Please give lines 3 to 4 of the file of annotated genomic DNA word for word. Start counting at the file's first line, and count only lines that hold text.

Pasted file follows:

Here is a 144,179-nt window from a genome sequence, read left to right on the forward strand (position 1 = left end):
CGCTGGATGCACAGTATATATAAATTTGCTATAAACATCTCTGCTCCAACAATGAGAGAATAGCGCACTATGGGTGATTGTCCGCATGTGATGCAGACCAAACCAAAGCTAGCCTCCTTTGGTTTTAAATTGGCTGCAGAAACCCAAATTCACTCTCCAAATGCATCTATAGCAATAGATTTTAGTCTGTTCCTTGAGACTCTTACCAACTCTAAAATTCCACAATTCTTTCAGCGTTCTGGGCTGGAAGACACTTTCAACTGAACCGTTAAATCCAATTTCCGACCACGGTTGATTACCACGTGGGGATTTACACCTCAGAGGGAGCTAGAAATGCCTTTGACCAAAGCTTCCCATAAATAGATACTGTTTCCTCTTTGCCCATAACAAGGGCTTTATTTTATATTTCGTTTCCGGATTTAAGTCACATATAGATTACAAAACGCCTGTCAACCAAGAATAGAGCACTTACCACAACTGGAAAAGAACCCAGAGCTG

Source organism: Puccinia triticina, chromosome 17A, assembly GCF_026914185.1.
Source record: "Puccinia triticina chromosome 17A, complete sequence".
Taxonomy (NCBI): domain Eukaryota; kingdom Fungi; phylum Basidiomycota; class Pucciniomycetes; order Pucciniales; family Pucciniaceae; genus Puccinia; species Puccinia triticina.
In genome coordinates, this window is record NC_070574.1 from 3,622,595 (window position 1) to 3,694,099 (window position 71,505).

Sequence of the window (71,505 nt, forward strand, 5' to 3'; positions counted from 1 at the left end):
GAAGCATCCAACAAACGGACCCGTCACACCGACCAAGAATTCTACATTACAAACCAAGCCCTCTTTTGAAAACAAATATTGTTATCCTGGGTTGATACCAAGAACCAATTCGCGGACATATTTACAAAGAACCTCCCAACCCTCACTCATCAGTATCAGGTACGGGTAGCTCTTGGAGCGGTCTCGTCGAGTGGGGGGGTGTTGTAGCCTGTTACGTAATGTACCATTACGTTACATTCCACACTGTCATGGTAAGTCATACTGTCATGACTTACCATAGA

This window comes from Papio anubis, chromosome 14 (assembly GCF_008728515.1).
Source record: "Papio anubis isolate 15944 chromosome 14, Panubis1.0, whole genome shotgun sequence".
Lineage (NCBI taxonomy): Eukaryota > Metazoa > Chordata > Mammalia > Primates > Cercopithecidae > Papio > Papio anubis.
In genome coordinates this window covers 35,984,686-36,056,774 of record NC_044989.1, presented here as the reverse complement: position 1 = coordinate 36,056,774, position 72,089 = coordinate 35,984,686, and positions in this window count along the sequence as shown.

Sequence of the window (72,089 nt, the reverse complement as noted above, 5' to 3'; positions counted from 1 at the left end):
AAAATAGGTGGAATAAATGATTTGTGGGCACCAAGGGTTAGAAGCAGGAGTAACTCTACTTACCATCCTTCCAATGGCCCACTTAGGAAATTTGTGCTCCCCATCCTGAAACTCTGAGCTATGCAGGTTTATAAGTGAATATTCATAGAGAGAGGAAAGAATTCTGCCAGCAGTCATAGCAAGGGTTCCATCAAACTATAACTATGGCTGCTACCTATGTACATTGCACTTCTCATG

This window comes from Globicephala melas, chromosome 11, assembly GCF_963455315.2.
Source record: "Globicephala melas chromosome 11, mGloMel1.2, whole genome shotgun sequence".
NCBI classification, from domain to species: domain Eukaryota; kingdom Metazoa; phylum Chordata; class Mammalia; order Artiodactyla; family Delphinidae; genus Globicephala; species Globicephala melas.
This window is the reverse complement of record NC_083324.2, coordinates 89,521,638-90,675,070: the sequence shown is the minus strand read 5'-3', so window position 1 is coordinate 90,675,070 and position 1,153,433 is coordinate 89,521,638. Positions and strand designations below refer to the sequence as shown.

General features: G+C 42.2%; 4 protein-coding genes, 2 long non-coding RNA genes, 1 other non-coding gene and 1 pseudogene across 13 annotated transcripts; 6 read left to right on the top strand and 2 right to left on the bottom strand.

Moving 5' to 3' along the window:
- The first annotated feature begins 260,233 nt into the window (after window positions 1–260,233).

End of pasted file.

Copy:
Source organism: Puccinia triticina, chromosome 17A, assembly GCF_026914185.1.
Source record: "Puccinia triticina chromosome 17A, complete sequence".